5

I encountered this while reading Astérix. The line of dialogue, uttered by Cleopatra to an architect building her a palace, is as follows:

Je te préviens, Numérobis, Amonbofis, ton concurrent, t'en veut beaucoup d'avoir été choisi à sa place pour construire le palais de César.

I understand this to mean "I should warn you that your competitor Numérobis wants very much to have been chosen instead of you to construct Caesar's palace."

However, the t'en is odd to me. Why not omit that and say à ta place instead? Is this really the best way to phrase that? I would never have known to write it that way.

5
  • 1
    En vouloir à quelqu'un se trouve dans tous les dictionnaires. À la/ta/sa/ place aussi.
    – None
    Apr 2, 2017 at 18:11
  • Colloquially, I often use the construction: "je t'en voudrai(s) pas si tu ...". Apr 2, 2017 at 18:28
  • 3
    @Laure you have to appreciate that it's not a simple matter to distinguish between cases where se/te/me/etc or en/y are present on their own merits from cases where they're forming an unfamiliar set phrase like en vouloir à quelqu'un. For instance, if in some context I saw the words t'en donne, my first thought would not be that it's a set phrase en donner à quelqu'un with an idiomatic meaning, but rather the more obvious interpretation that something is being given to someone. Same here. It did not occur to me to look this up as a set phrase. Apr 2, 2017 at 22:23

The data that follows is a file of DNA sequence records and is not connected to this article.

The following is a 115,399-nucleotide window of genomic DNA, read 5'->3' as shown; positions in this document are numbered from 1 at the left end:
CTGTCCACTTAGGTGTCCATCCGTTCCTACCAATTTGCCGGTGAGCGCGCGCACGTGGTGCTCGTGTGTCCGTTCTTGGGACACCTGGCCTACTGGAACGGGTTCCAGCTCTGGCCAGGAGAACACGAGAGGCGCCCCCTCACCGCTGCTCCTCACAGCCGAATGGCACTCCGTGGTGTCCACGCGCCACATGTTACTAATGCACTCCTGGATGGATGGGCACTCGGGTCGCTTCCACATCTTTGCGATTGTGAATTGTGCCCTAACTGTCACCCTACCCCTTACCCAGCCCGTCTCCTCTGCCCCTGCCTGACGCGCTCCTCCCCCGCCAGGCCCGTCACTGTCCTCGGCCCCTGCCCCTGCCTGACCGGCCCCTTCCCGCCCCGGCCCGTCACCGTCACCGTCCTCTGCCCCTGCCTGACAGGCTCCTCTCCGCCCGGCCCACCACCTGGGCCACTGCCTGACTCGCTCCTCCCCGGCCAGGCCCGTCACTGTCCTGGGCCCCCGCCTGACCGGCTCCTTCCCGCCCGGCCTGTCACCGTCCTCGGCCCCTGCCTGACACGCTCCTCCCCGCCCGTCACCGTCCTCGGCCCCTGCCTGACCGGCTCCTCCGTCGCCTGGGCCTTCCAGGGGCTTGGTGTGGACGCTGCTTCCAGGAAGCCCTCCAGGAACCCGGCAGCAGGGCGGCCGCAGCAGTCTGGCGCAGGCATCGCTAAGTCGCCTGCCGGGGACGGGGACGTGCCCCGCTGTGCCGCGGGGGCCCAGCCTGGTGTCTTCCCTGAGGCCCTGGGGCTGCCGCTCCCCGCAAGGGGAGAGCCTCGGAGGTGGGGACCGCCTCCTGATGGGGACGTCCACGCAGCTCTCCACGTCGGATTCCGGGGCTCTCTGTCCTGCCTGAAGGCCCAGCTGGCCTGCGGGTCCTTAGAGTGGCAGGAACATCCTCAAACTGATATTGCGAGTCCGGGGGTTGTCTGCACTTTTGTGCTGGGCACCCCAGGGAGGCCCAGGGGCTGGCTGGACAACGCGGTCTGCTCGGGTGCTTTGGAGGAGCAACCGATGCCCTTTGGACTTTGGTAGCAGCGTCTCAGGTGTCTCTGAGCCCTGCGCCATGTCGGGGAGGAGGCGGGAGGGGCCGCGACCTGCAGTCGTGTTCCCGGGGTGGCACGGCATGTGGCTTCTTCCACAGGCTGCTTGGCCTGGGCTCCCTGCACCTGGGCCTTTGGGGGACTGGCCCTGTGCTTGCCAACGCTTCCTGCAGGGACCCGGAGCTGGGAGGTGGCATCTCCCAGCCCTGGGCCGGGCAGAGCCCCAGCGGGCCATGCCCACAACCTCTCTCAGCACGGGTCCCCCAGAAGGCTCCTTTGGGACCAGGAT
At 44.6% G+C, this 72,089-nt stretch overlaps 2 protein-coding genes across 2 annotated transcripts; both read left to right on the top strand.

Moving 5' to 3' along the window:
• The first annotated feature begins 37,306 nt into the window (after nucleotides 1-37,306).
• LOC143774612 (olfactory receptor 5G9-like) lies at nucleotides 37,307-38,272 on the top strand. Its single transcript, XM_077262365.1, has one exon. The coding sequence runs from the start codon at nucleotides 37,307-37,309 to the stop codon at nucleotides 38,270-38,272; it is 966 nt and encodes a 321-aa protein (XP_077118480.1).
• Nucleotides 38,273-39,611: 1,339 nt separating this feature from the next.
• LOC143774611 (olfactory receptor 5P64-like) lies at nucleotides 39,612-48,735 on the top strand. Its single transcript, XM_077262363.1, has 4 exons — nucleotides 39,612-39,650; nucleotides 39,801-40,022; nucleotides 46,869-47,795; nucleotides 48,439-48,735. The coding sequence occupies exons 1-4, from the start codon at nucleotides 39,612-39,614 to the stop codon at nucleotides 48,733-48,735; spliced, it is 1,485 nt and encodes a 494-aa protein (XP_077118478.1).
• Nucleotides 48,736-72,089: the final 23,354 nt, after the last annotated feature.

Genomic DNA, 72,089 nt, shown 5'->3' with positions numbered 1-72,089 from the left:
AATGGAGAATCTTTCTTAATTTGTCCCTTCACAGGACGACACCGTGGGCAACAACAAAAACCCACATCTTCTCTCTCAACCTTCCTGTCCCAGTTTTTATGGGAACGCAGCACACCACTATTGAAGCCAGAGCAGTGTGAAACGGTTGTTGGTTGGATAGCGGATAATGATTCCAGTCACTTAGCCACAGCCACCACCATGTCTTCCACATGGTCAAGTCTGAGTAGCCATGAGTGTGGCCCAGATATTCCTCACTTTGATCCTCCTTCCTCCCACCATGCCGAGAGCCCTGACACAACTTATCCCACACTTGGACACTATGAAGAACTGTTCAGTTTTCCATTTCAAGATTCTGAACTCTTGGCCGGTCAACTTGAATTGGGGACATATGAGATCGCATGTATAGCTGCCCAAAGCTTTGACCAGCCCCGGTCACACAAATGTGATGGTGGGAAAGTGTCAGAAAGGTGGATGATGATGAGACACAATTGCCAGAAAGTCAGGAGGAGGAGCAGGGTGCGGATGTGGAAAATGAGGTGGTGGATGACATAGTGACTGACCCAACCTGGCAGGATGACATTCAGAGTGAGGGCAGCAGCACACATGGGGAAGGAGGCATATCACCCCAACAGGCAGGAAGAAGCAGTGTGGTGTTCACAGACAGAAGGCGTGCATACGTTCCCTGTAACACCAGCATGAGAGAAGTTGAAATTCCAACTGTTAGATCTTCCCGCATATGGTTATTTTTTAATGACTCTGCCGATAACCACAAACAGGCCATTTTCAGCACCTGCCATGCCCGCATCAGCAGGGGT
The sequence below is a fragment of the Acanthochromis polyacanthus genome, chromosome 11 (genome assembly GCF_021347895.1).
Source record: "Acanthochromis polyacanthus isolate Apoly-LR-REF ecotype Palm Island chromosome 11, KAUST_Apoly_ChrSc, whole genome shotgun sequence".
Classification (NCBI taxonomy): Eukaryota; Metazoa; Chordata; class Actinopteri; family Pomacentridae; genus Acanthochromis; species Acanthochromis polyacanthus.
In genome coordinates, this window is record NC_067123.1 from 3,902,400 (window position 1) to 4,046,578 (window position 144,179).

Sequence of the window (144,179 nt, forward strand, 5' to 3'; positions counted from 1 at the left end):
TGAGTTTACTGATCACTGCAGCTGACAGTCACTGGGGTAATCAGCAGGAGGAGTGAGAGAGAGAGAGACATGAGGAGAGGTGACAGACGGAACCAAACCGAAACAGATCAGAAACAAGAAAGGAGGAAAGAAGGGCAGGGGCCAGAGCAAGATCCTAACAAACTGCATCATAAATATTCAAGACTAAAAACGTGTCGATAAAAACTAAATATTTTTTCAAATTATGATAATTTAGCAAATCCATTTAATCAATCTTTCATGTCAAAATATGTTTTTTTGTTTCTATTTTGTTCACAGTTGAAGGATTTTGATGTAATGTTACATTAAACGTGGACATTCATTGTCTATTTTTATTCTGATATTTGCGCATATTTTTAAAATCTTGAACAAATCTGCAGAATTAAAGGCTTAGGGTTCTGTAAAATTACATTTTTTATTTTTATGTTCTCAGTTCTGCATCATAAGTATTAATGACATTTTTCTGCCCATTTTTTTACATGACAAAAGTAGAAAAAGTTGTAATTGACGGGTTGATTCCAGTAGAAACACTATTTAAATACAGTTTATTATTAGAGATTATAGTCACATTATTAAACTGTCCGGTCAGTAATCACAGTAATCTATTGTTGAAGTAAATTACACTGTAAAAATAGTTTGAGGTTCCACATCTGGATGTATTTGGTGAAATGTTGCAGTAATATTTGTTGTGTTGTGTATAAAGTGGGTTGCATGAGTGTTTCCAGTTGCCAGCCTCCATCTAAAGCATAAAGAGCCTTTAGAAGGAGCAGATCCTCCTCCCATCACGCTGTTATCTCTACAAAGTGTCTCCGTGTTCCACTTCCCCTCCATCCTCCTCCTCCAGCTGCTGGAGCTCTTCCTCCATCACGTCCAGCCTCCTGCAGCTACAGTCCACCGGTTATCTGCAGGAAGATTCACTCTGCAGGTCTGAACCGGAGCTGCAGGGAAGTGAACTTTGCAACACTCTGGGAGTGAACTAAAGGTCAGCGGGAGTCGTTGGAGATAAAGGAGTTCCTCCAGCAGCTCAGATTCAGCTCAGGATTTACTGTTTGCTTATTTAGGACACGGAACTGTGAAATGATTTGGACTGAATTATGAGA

• The citation is wrong, leading DRz into thinking Frank is wrong. He's only wrong of knowing Astérix too much. «Je te préviens, Numérobis, Amonbofis, ton concurrent, t’en veut beaucoup d’avoir été choisi à sa place...» Amonbofis is resentful at Numérobis, and Cléopâtre is warning Numérobis about it. Apr 6, 2017 at 23:13
  • Oh, right you are. That's my mistake. I'll edit it. Apr 7, 2017 at 0:04

2 Answers 2

8

This is a bit different. It means that “Amonbofis (your competitor) is resentful toward you”. En vouloir à quelqu'un means to be resentful.

1

"Il t'en veut" = "il te en veut" = "il en veut à toi", he is mad at you

"t'en" = "te en" = "envers toi" = towards/at you

But we cannot say "te en", which is why we replace it by "t'en".

Another example is "je t'en prie" for "if it pleases you" ("you're welcome").

In both case it is a sentiment (negative or positive) express towards you, at you.

Je te préviens, Numérobis, ton concurrent, t'en veut beaucoup d'avoir été choisi à sa place pour construire le palais de César.

becomes

I warn you, Edifis, your competitor, is really mad at you for having been chosen in his place to build the palace of Caesar.

Your Answer

By clicking “Post Your Answer”, you agree to our terms of service and acknowledge you have read our privacy policy.

Not the answer you're looking for? Browse other questions tagged or ask your own question.